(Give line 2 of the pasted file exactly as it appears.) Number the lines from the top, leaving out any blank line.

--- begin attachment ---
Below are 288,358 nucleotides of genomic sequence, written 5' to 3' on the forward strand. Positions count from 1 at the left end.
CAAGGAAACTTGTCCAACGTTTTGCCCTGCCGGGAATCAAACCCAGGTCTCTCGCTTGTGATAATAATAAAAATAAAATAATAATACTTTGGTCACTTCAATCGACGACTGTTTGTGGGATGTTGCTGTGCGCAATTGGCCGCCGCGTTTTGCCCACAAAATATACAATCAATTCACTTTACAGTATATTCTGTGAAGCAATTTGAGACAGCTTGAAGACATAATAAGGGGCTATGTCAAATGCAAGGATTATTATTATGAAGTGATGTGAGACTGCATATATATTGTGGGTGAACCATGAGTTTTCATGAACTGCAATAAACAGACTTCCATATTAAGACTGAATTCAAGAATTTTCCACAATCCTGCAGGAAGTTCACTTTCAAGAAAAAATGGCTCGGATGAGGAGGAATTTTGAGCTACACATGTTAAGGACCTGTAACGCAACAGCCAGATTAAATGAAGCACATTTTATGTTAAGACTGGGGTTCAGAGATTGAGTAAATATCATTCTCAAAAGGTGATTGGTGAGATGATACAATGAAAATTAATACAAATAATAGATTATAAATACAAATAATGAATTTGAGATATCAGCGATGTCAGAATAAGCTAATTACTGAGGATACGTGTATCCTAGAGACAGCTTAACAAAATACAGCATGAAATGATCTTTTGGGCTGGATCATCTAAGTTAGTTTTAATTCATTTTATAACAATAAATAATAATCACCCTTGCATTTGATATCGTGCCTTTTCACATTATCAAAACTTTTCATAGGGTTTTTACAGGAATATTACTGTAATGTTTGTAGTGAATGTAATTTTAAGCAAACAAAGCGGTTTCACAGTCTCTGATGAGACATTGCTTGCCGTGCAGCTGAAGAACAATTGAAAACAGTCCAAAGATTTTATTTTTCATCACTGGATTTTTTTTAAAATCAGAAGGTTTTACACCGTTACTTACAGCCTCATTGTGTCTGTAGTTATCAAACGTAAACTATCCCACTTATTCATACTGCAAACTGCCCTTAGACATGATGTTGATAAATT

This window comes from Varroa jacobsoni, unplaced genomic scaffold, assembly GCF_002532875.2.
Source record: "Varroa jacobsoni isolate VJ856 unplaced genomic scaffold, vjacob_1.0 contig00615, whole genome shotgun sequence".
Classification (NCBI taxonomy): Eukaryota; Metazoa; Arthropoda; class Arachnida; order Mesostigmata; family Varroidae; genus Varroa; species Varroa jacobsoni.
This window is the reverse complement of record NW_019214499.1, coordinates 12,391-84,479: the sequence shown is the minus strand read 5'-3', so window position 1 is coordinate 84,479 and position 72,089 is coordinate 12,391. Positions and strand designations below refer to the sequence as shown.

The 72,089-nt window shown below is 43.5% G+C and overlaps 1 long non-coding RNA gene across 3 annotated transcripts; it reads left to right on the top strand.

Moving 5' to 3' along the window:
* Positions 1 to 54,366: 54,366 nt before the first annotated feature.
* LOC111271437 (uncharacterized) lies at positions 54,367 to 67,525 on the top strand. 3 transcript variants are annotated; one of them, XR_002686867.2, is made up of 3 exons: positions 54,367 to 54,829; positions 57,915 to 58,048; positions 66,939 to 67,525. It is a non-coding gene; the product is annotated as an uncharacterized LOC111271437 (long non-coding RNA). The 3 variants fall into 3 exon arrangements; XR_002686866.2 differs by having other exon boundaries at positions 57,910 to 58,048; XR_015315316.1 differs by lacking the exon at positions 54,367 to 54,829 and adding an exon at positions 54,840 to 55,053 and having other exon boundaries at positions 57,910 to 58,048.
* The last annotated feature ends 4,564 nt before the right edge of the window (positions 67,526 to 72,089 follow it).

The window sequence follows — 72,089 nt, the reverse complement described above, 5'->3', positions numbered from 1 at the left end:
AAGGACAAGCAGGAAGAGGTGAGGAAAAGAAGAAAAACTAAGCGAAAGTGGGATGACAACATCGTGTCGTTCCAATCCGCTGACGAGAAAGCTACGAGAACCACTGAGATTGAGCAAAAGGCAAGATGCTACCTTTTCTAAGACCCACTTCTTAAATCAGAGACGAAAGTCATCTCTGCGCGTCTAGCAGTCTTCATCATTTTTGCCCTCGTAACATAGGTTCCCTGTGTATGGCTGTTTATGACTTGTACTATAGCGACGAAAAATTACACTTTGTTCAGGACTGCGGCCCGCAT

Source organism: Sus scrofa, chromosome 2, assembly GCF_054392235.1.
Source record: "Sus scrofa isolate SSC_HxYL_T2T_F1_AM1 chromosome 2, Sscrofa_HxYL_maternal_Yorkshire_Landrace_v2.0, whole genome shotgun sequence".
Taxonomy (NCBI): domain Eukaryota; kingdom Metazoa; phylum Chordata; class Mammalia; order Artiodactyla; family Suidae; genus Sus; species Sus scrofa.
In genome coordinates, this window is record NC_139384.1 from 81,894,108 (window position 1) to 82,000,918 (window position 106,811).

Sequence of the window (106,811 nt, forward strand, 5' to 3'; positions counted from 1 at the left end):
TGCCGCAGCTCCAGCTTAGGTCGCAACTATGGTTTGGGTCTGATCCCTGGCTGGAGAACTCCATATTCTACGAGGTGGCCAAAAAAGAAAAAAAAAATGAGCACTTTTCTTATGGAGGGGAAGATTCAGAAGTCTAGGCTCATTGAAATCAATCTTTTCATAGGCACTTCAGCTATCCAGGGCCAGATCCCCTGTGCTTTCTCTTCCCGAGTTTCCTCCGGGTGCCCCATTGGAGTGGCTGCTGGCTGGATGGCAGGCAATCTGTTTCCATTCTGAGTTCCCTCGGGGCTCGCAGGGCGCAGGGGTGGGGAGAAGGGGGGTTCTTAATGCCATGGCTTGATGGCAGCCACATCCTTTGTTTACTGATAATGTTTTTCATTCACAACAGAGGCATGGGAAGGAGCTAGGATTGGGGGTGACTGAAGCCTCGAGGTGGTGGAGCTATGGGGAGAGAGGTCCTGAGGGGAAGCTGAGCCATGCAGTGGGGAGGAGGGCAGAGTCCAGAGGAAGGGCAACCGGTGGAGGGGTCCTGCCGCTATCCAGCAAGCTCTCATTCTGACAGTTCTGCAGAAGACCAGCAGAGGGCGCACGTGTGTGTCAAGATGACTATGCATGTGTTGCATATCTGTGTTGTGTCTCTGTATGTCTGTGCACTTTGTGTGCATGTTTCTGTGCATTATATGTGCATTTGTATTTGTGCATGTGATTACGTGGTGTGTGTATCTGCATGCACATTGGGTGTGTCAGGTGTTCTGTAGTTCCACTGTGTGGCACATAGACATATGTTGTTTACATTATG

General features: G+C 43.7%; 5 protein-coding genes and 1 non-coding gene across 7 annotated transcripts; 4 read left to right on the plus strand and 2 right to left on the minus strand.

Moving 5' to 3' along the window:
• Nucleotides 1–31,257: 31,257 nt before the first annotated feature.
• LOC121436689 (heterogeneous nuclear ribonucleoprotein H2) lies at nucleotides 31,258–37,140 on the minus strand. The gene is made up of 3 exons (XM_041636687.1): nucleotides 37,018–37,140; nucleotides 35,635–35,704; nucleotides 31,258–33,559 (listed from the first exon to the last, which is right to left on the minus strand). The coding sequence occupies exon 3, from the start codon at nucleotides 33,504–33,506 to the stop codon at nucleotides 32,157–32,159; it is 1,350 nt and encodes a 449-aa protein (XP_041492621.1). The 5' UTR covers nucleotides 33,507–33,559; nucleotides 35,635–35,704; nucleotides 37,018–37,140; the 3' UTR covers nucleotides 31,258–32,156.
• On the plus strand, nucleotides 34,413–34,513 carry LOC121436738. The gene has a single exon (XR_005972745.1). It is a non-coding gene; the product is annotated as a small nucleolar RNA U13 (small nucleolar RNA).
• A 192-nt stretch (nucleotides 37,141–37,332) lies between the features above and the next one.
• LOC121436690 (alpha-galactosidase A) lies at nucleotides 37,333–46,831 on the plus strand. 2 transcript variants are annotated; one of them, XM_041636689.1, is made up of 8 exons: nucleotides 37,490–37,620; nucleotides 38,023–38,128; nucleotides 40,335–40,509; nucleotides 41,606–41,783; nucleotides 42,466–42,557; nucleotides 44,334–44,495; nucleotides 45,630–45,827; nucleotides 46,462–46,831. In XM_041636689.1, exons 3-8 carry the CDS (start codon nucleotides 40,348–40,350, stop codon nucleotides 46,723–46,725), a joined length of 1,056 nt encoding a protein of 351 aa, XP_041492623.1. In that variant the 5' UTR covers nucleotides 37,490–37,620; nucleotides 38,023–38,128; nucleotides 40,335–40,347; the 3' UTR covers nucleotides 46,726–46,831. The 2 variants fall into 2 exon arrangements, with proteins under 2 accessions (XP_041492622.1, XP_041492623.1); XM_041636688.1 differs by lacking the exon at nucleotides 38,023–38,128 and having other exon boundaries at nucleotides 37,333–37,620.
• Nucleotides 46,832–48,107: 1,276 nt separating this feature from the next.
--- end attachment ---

CAAGGAAACTTGTCCAACGTTTTGCCCTGCCGGGAATCAAACCCAGGTCTCTCGCTTGTGATAATAATAAAAATAAAATAATAATACTTTGGTCACTTCAATCGACGACTGTTTGTGGGATGTTGCTGTGCGCAATTGGCCGCCGCGTTTTGCCCACAAAATATACAATCAATTCACTTTACAGTATATTCTGTGAAGCAATTTGAGACAGCTTGAAGACATAATAAGGGGCTATGTCAAATGCAAGGATTATTATTATGAAGTGATGTGAGACTGCATATATATTGTGGGTGAACCATGAGTTTTCATGAACTGCAATAAACAGACTTCCATATTAAGACTGAATTCAAGAATTTTCCACAATCCTGCAGGAAGTTCACTTTCAAGAAAAAATGGCTCGGATGAGGAGGAATTTTGAGCTACACATGTTAAGGACCTGTAACGCAACAGCCAGATTAAATGAAGCACATTTTATGTTAAGACTGGGGTTCAGAGATTGAGTAAATATCATTCTCAAAAGGTGATTGGTGAGATGATACAATGAAAATTAATACAAATAATAGATTATAAATACAAATAATGAATTTGAGATATCAGCGATGTCAGAATAAGCTAATTACTGAGGATACGTGTATCCTAGAGACAGCTTAACAAAATACAGCATGAAATGATCTTTTGGGCTGGATCATCTAAGTTAGTTTTAATTCATTTTATAACAATAAATAATAATCACCCTTGCATTTGATATCGTGCCTTTTCACATTATCAAAACTTTTCATAGGGTTTTTACAGGAATATTACTGTAATGTTTGTAGTGAATGTAATTTTAAGCAAACAAAGCGGTTTCACAGTCTCTGATGAGACATTGCTTGCCGTGCAGCTGAAGAACAATTGAAAACAGTCCAAAGATTTTATTTTTCATCACTGGATTTTTTTTAAAATCAGAAGGTTTTACACCGTTACTTACAGCCTCATTGTGTCTGTAGTTATCAAACGTAAACTATCCCACTTATTCATACTGCAAACTGCCCTTAGACATGATGTTGATAAATT